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Why investors are souring on the Dow-DuPont deal

The harvest is coming early this year at DuPont Co. Crop research staff are losing their jobs at DuPont's Pioneer seed labs in Newark, Del., and Johnston, Iowa, in advance of DuPont's planned merger with Dow Chemical Co.

The harvest is coming early this year at DuPont Co.

Crop research staff are losing their jobs at DuPont's Pioneer seed labs in Newark, Del., and Johnston, Iowa, in advance of DuPont's planned merger with Dow Chemical Co.

At DuPont headquarters near Wilmington, senior managers are retiring early. CEO Ed Breen has combined science, technology and business units, canceled IT and lab projects, and elevated chosen lieutenants to take on combined responsibilities.

Engineers are bracing for "Decision Days" later this winter, when they accept retirement offers or take their chances that they can find an open post if their job ends. The company plans to cut more than 5,000 of the company's 54,000 workers before the Dow deal's scheduled closing next year, then keep cutting.

A recent memo to global managers demanded a "Leaner, Simpler and Faster mind-set." Breen sets the tone: By one count, seven senior executives now report directly to the former Tyco International boss, down from more than 20 under Ellen Kullman, his predecessor.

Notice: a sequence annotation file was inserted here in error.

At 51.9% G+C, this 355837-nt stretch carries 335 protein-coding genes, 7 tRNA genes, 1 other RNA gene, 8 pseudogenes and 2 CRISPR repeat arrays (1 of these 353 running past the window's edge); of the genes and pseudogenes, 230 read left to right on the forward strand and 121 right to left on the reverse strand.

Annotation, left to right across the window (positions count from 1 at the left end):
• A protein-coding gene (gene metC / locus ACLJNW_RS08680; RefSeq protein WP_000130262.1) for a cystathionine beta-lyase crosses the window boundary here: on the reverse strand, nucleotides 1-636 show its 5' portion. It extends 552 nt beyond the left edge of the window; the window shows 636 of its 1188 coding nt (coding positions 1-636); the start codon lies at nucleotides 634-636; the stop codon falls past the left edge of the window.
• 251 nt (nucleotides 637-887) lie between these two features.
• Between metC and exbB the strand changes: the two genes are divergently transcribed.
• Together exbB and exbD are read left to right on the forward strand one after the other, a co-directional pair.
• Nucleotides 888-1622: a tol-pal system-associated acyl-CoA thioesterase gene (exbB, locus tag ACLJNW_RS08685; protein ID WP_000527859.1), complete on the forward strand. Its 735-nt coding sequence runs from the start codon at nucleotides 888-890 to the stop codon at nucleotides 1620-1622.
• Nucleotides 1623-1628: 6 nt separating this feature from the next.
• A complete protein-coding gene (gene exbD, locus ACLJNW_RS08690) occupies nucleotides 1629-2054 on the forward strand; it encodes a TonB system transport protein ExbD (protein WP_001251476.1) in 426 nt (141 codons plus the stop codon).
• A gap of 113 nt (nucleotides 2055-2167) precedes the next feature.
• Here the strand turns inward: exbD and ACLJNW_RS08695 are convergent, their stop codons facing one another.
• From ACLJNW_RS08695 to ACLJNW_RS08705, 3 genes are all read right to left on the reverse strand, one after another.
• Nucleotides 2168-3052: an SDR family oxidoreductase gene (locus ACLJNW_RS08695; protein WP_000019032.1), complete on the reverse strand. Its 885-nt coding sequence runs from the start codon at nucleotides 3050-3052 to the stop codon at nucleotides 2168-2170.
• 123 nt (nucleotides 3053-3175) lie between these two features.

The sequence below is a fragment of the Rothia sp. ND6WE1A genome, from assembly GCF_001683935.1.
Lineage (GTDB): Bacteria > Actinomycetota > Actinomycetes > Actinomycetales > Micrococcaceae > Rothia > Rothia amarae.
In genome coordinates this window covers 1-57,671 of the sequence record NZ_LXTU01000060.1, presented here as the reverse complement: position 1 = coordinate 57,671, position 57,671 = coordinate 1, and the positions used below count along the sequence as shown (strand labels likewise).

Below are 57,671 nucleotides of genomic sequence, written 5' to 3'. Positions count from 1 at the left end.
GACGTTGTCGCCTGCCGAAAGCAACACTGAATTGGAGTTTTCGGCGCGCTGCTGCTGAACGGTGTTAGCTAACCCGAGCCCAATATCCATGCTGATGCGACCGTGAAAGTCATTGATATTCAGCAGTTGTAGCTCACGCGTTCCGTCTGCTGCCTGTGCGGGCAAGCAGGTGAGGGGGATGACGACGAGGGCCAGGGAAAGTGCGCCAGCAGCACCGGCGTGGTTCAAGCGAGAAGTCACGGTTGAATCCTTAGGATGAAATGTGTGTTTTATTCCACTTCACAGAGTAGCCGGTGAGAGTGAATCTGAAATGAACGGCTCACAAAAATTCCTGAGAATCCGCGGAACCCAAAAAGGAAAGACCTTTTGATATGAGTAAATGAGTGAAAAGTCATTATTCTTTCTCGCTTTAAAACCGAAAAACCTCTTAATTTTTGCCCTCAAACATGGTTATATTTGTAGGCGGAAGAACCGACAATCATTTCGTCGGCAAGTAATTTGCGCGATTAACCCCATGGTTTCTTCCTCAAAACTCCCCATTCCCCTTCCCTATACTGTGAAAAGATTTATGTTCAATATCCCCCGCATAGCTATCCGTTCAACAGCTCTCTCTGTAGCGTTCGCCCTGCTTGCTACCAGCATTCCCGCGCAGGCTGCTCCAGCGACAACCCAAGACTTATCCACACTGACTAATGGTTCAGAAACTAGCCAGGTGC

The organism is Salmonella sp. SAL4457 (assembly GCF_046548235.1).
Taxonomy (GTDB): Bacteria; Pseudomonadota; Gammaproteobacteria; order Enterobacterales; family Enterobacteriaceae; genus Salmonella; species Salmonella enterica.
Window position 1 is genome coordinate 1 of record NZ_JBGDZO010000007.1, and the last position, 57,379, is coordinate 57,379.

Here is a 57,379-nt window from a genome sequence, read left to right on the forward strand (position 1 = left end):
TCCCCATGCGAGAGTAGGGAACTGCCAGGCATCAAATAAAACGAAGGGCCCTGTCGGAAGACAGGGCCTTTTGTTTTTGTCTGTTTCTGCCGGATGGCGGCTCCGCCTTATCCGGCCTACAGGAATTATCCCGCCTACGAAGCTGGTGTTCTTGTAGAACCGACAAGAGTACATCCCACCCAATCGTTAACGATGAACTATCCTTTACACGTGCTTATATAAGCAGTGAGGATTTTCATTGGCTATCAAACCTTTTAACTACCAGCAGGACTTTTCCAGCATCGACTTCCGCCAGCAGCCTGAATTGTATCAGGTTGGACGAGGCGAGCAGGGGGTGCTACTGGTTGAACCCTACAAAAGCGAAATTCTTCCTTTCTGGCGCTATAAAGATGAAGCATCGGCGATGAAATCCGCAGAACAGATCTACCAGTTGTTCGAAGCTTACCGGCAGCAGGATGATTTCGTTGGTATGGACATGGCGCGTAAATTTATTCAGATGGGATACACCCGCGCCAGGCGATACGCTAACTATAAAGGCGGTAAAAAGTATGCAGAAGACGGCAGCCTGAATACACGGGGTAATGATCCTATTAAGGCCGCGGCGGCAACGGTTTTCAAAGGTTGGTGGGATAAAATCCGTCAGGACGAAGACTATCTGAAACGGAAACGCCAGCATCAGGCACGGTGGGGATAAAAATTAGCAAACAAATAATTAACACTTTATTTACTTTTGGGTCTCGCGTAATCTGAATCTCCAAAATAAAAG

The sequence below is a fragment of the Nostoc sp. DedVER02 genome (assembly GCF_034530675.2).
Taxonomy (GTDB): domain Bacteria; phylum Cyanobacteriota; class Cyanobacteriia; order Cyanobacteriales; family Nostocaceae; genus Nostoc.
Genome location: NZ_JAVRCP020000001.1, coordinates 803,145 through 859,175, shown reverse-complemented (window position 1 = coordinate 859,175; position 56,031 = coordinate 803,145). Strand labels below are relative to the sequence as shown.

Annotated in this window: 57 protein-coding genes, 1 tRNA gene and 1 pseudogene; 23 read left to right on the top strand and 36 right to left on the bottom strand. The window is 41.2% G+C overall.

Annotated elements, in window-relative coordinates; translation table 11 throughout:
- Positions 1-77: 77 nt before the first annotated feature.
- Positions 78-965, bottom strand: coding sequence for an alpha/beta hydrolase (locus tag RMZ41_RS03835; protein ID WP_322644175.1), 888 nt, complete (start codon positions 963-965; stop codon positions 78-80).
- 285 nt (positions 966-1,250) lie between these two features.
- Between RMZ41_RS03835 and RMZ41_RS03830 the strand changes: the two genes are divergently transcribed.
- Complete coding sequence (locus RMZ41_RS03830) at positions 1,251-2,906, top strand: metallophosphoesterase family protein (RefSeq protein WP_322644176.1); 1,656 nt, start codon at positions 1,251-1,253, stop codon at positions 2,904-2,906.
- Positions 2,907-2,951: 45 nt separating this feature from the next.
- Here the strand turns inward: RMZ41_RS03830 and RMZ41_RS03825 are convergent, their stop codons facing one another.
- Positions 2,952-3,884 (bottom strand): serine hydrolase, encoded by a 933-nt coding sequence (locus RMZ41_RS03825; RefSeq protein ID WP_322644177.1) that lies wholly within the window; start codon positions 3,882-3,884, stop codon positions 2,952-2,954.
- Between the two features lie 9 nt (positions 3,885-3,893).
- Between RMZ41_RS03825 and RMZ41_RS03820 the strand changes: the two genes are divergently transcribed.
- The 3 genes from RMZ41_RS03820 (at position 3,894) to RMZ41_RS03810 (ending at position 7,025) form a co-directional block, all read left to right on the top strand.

Kullman quit on the eve of a weak profit report two months ago. She was the last of a generation of DuPont CEOs who had trouble convincing investors that the company could still profit from costly research, production, management and sales efforts, which gave the world nylon, Teflon and Kevlar (just as Dow developed Styrofoam).

Those investors who hope for many more corporate firings at first cheered the unusual "merger of equals," carefully calibrated to avoid U.S. investment profits taxes. Both companies' share prices rose Dec. 11 when Dow boss Andy Liveris joined Breen to announce the deal, along with a planned 2017 spin-off into three companies: genetically modified seeds and pesticides; plastics and other commodity materials; and high-tech specialty products. Each of the three is to be stitched together from pieces of Dow and DuPont.